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Russian emergency services attempt to extinguish the blaze at the Crocus City concert hall in Moscow. Alamy Stock Photo
islamic state

Arrests made as death toll in Moscow terrorist attack rises to 133

The Islamic State group have claimed responsibility for the attack.


RUSSIAN AUTHORITIES HAVE claimed they have arrested the four men suspected of carrying out the attack on a suburban Moscow concert hall that killed at least 133 people, President Vladimir Putin said this evening during an address to the nation.

He claimed they were captured while fleeing to Ukraine.

Kyiv strongly denied any involvement in Friday’s attack on the Crocus City Hall music venue in Krasnogorsk and so-called Islamic State’s Afghanistan affiliate claimed responsibility.

Camouflaged assailants opened fire at the packed Crocus City Hall in Moscow’s northern suburb of Krasnogorsk yesterday evening ahead of a concert by Soviet-era rock band Piknik in the deadliest attack in Russia for at least a decade.

Russia’s FSB security service said some of the perpetrators had fled towards the Russia-Ukraine border, adding that the assailants had “appropriate contacts” in the country, according to a statement cited by state-run news agencies.

It did not provide further details.

The Kremlin said the head of the FSB security service had informed President Vladimir Putin about the arrests, while authorities warned the number of fatalities was set to keep rising, with more than 100 still hospitalised.

“FSB Director Alexander Bortnikov reported to the president on the detention of 11 people, including four terrorists involved in the terrorist attack at Crocus City Hall,” it said.

Putin himself has not made any public remarks or been seen in public in the more than 12 hours since the attack.

At least 93 killed

Russia’s Investigative Committee said people died both from gunshot wounds and from smoke inhalation after a fire engulfed the 6,000-seater venue.

“The terrorists used a flammable liquid to set fire to the concert hall’s premises, where spectators were located, including wounded,” the Investigative Committee said.

A fire had quickly spread through the venue yesterday after reports of the mass shooting, with screaming concert-goers rushing to emergency exits.

Some filmed the gunmen from the upper floors as they appeared to methodically walk through the stalls shooting people, footage shared on social media showed.

The Islamic State group claimed responsibility, saying its fighters attacked “a large gathering” on Moscow’s outskirts and “retreated to their bases safely”.

Global condemnation

Russian authorities have called it a “terrorist attack”, but have not commented on Islamic State’s claim.

Some 107 people were still in hospital this morning, according to Russia’s Emergency Situations Ministry.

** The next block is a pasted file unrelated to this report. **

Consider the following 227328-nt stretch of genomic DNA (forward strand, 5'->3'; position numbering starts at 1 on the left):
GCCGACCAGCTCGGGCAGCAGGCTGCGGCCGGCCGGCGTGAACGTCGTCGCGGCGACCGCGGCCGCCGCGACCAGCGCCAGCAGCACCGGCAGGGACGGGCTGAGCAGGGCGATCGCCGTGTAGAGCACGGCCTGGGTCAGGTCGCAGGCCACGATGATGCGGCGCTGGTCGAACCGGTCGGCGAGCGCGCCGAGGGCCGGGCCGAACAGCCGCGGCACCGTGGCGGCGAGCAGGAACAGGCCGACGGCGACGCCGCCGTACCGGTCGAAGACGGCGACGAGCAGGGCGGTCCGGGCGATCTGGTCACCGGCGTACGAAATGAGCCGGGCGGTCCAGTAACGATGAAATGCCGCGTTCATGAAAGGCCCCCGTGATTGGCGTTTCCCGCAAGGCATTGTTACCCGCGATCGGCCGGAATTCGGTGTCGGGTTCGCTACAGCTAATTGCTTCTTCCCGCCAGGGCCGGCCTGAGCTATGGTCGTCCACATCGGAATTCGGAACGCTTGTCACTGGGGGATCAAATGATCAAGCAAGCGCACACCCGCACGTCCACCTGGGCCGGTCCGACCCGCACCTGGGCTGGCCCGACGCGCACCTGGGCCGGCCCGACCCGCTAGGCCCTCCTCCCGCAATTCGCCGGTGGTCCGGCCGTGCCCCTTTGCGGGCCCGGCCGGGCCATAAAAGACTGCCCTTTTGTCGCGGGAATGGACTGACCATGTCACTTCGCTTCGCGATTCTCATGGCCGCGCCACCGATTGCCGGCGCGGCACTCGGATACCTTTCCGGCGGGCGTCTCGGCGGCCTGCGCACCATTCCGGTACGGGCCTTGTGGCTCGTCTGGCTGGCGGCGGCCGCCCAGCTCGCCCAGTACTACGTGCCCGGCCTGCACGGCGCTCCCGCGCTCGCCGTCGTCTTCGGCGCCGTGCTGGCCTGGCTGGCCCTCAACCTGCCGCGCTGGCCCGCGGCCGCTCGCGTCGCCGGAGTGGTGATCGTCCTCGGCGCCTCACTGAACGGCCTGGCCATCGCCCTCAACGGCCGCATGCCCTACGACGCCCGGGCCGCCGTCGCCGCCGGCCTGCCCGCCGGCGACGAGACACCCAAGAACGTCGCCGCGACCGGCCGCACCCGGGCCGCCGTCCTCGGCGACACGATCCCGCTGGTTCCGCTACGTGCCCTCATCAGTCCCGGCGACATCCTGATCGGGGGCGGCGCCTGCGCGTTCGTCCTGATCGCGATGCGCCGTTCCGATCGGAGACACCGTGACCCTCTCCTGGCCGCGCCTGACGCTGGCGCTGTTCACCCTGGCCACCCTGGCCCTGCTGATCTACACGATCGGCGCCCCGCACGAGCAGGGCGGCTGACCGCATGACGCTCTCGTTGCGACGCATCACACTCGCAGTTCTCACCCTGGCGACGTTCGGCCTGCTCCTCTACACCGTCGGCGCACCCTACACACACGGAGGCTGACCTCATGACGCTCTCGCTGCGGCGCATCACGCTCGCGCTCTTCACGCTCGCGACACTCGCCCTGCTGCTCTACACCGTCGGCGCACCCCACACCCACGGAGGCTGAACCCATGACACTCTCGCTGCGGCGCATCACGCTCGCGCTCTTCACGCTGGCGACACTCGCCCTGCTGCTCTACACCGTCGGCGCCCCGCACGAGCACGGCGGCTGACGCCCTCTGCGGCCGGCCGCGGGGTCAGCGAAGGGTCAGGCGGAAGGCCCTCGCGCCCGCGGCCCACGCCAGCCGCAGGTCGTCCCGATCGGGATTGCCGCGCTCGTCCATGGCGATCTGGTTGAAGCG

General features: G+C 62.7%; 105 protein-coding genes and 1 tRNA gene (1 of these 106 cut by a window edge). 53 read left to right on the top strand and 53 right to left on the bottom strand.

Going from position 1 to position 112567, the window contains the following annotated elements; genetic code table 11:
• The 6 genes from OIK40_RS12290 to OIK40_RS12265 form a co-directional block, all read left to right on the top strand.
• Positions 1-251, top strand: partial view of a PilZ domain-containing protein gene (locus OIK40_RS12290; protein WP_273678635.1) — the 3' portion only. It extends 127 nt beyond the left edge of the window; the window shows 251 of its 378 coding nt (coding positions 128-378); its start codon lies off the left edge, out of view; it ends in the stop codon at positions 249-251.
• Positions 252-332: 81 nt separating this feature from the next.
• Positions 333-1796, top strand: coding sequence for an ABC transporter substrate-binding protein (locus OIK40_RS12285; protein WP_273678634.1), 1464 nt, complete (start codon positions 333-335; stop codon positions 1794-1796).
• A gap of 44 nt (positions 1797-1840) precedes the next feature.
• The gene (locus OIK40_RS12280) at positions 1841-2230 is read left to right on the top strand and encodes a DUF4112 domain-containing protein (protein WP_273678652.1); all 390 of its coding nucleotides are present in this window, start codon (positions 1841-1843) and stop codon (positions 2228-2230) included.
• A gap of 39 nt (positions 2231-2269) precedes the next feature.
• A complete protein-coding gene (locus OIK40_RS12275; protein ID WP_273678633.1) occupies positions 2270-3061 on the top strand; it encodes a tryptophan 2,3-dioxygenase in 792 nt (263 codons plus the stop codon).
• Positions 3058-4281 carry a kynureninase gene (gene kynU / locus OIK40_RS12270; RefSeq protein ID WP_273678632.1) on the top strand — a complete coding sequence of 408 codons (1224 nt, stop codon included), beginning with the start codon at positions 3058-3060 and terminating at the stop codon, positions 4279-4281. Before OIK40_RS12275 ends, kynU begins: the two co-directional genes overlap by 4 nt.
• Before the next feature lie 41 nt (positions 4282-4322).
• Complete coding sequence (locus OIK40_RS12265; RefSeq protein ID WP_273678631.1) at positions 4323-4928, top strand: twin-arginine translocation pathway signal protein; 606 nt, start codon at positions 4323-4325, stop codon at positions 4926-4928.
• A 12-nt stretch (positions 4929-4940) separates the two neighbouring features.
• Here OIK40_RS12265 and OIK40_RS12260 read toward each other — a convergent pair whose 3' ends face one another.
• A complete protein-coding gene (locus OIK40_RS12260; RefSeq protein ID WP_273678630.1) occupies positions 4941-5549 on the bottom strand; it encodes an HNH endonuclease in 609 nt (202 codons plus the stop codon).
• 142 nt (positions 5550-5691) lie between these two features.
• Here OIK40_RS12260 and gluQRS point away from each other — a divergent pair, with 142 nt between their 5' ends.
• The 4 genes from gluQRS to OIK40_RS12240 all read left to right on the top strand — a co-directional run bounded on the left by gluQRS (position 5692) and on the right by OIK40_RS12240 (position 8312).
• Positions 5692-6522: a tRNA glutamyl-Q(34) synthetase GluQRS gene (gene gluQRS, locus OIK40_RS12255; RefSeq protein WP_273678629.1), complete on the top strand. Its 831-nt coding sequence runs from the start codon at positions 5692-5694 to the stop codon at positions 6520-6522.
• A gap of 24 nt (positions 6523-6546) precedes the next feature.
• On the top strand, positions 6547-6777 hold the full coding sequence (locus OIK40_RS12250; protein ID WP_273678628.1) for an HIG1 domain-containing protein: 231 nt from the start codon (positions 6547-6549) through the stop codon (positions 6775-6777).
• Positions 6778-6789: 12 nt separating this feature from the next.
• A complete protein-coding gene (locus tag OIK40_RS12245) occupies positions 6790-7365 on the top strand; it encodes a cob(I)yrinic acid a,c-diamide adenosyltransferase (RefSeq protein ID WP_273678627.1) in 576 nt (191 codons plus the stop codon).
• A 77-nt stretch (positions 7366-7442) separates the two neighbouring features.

Russian Telegram channels, including Baza which is close to the security services, and a lawmaker said some of the suspects were from the central Asian nation of Tajikistan.

In a statement, Tajikistan’s foreign affairs ministry said it had not received any information from Moscow about the involvement of its citizens.

In Moscow, residents formed long queues in the Saturday morning rain to donate blood, according to videos posted by state media outlets.

Memorial posters featuring a single candle replaced advertising billboards at some Moscow bus stops, the RIA Novosti state agency reported.

Major events were cancelled across the country, including a friendly football match between Russia and Paraguay set to take place in Moscow on Monday.

Statements of condemnation from world leaders continued to roll in.

A spokesperson for Afghanistan’s foreign ministry said the Taliban “condemns in the strongest terms the recent terrorist attack in Moscow, Russia … and considers it a blatant violation of all human standards.”

Tánaiste and Foreign Affairs Minister Micheál Martin said on X/Twitter:

“I am shocked by the horrific scenes of the indiscriminate attack in Moscow tonight. Targeting civilians can never be justified in any circumstances. I extend my condolences to all those who have lost loved ones.”

US warning dismissed

Attention is also being focused on Russia’s powerful intelligence services in the wake of the attack.

Just three days before, Putin had publicly dismissed Western warnings of an imminent attack in Moscow as a propaganda designed to scare Russian citizens.

On 7 March, the US embassy in Russia had issued a security alert saying it was “monitoring reports that extremists have imminent plans to target large gatherings in Moscow, to include concerts.”

Washington said it had directly warned Russian authorities about a “planned terrorist attack” possibly targeting “large gatherings” in Moscow.

The United States had “shared this information with Russian authorities”, National Security Council spokeswoman Adrienne Watson said.

But speaking to FSB chiefs last Tuesday, Putin said:

“Recent provocative statements by a number of official Westerns structures about the possibility of terrorist attacks in Russia … resembles outright blackmail and an intention to intimidate and destabilise our society.”

Earlier in March, the FSB said it had killed Islamic State militants who were planning an attack on a Moscow synagogue.

Over recent weeks the agency has announced on an almost daily basis the arrest of several pro-Ukrainian saboteurs it said were plotting attacks on Russian military infrastructure. 

With reporting from Cormac Fitzgerald